Emergency/Trauma Medicine

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Author:
flucas
ID:
265982
Filename:
Emergency/Trauma Medicine
Updated:
2014-04-01 16:25:53
Tags:
emergency medicine trauma
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Description:
emergency medicine, trauma medicine
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  1. Symptoms of organophosphate toxicity and/or PNS overstimulation
    • SLUDGE-M2B:
    • Salivation
    • Lacrimation
    • Urination
    • Defecation/Diarrhea
    • GI upset
    • Emesis
    • Muscle spasms
    • Miosis
    • Bradycardia
  2. Antidote for: opioids
    naloxone
  3. Antidote for: phenothiazines
    • diphenhydramine
    • benztropine
  4. Antidote for: lead
    • chelation tx:
    • calcium
    • EDTA
    • dimercaprol (BAL)
    • succimer
    • penicillamine
  5. Presentation of lead poisoning:
    • abdominal pain
    • anemia
    • headache
    • memory loss
    • cosntipation
    • AMS
    • renal dysfxn
    • chronic: mental retardation, cog dysfxn
  6. Presentation of ASA toxicity:
    • tinnitus
    • metabolic acidosis with anion gap and respiratory alkalosis
    • N/V
    • AMS
    • seizures
    • hyperthermia
    • encephalopathy
  7. Causes of anion gap metabolic acidosis:
    • Methanol, Metformin
    • Uremia
    • DKA
    • Propylene glycol, phenformin
    • Isoniazid, Iron, Idiopathic
    • Lactic acidosis (cyanide)
    • Ethalene glycol
    • Rabdomyolisis
    • Salicylates, Strychnine
    • Alcoholic Ketoacidosis
  8. Presentation of TCA toxicity:
    • EKG: QRS widening, prolonged QT interval
    • Anticholinergic effects:
    • tachycardia
    • mydriasis
    • flushed skin
    • dry mouth
    • AMS
    • seizures
  9. Antidote for: TCA
    bicarbonate
  10. Antidote for: ACTN
    N-acetylcysteine
  11. Antidote for: ASA
    bicarbonate
  12. Antidote for: carbon monoxide
    100% oxygen
  13. Antidote for: warfarin
    • FFP
    • Vit K
  14. Antidote for: organophosphates
    • atropine
    • pralidoxime/2-PAM
  15. Antidote for: arsenic or mercury
    • dimercaprol (BAL)
    • succimer
  16. Antidote for: benzo's
    Flumazenil
  17. Antidote for: beta-blockers
    glucagon
  18. Antidote for: atropine
    physostigmine
  19. Antidote for: cyanide
    • sodium nitrite
    • thiosulphate
    • hydroxycobalamin
  20. Antidote for: heparin
    protamine sulfate
  21. Antidote for: methanol or ethylene glycol
    • fomepizole
    • (ethanol infusion)
  22. Antidote for: nitrites
    methylene blue
  23. Antidote for: digoxin
    digoxin-specific antibodies
  24. Antidote for: iron
    deferoxamine
  25. Treatment for cocaine overdose
    • symptomatic, control HTN:
    • alpha-blocker (phentolamine)
    • alpha/beta-blocker (labetolol)

    (AVOID pure beta-blocker)
  26. Presentation of digoxin overdose:
    • yellowing of vision
    • blurred vision
    • N/V/D
    • cardiac arrythmias (paroxysmal atrial tachy)
    • hyperkalemia
    • AMS +/- hallucinations
  27. How does an "anticholinergic" toxidrome present and what are the main culprits? Tx?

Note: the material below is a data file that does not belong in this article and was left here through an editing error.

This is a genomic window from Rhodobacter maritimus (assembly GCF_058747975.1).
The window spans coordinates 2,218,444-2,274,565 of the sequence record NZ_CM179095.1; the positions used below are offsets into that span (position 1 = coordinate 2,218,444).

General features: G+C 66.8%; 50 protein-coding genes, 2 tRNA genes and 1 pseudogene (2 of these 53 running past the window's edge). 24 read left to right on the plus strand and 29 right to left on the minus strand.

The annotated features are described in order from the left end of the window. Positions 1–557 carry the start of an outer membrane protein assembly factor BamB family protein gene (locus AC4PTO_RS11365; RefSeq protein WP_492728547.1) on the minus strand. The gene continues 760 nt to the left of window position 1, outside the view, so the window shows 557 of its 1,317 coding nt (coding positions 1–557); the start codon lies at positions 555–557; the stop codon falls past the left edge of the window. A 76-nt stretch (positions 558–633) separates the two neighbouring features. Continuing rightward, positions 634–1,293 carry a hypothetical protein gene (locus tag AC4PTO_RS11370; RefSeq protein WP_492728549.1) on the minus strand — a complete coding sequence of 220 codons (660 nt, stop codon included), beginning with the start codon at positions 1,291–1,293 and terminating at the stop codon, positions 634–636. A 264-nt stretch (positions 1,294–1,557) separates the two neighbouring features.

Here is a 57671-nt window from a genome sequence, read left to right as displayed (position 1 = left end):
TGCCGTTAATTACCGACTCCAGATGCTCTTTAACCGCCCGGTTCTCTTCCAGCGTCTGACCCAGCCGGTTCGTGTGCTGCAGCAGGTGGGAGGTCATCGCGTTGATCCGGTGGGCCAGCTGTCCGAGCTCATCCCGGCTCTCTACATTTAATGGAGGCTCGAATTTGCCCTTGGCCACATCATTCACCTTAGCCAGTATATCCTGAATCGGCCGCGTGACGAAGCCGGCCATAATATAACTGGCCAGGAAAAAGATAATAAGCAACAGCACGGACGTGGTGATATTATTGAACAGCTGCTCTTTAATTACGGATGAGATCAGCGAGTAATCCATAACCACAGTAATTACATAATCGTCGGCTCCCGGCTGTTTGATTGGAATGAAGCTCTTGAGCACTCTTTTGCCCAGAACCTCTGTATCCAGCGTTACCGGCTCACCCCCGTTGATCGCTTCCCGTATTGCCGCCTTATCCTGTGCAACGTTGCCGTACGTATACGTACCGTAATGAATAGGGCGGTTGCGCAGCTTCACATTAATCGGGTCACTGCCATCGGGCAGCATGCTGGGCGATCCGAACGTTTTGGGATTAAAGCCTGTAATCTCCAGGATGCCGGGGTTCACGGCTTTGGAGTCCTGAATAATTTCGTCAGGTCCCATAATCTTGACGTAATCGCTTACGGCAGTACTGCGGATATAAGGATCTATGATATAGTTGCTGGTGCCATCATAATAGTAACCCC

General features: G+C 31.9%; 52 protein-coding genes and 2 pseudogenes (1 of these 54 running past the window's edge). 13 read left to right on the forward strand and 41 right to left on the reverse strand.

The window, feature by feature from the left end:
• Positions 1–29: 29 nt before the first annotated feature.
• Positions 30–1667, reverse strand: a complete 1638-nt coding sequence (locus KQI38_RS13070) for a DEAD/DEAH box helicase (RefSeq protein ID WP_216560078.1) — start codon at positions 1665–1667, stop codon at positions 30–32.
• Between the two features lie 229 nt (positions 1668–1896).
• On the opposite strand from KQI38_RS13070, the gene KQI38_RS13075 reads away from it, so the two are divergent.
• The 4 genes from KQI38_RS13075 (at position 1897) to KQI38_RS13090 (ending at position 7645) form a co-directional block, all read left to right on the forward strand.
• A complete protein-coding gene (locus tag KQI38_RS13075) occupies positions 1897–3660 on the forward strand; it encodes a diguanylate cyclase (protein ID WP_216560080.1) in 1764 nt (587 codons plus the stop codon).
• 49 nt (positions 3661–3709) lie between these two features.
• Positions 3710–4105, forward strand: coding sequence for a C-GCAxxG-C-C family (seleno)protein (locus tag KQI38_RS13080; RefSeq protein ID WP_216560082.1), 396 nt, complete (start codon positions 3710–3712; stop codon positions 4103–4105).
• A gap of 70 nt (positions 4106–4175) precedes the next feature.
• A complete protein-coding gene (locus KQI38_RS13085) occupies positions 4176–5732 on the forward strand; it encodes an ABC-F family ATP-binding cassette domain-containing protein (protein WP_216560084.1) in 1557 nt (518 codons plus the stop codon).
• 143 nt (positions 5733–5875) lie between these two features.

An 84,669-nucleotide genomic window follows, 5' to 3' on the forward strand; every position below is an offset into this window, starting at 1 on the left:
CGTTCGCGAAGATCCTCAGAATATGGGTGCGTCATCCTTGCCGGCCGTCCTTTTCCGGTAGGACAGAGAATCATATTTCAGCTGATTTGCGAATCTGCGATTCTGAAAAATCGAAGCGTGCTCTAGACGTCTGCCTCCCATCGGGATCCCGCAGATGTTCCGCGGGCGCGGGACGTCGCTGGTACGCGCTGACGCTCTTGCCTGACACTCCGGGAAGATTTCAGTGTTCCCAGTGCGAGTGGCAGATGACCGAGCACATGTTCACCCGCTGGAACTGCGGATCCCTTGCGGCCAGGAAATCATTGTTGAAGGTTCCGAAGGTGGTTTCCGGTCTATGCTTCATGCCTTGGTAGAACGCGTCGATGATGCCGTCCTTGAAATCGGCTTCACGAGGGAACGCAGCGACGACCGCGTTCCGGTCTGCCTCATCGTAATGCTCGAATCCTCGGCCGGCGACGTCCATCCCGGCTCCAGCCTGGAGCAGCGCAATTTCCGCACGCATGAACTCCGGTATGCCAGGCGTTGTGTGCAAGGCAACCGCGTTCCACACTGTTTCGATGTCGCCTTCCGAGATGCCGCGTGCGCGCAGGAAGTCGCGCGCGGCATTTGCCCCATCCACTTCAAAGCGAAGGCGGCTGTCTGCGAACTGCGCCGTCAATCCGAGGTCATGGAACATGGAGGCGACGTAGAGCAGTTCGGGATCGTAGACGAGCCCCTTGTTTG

• present:
    • mydriasis
    • dry, flushed skin
    • dry mucous membranes
    • sedation, agitation, hallucinations
    • urinary retention

    • causes:
    • Benedryl
    • Phergan
    • Jimson Weed
    • Scopalamine

    Tx = supportive, +/- benzos 2/2 agitation
  28. What substances can cause an increased osmolol gap?
    • ethanol
    • ethylene glycol*
    • isopropanol
    • methanol*
    • acetone
    • ketoacidosis*
    • renal failure*
    • mannitol
    • sorbitol
    • hyperlipidemia
    • hyperproteinemia

    * = double gap acidosis
  29. With what types of OD would multidose activated charcoal be a good option?
    • phenobarbital
    • salicylates
    • theophyline
    • carbamazepine
    • digoxin
    • phenytoin
  30. Antidote for: calcium channel blockers
    • calcium
    • glucagon
    • insulin/glucose
  31. What are physiologic criteria for being sent to a trauma center?
    • GCS <14
    • RR <10 or >29 bpm
    • SBP <90 mmHg (or pediatric equivalent)
  32. What areĀ anatomic criteria for being sent to a trauma center?
    • (injuries only need be suspected)
    • flail chest
    • >2 long-bone fractures
    • amputations proximal to wrist/ankle
    • penetrating trauma in head, neck, chest, abd, or proximal extremity (i.e. above knee/elbow)
    • limb paralysis
    • pelvic fractures
    • significant trauma + burns
  33. What types/mechanisms of injury should be transferred to trauma center?
    • ejection from vehicle
    • death of other person in same vehicle
    • pedestrian vs vehicle
    • high-speed MVC
    • falls >20ft
    • MVC with rollover
    • patient entrapped >20 min
    • motorcycle crash >20mph
    • separation/ejection from motorcycle
  34. What types of patients are at high risk of serious injury with minor injury mechanisms?
    • elderly
    • very young
    • people with coagulopathies
    • people reduced physiologic reserve 2/2 chronic disease or acute intoxication

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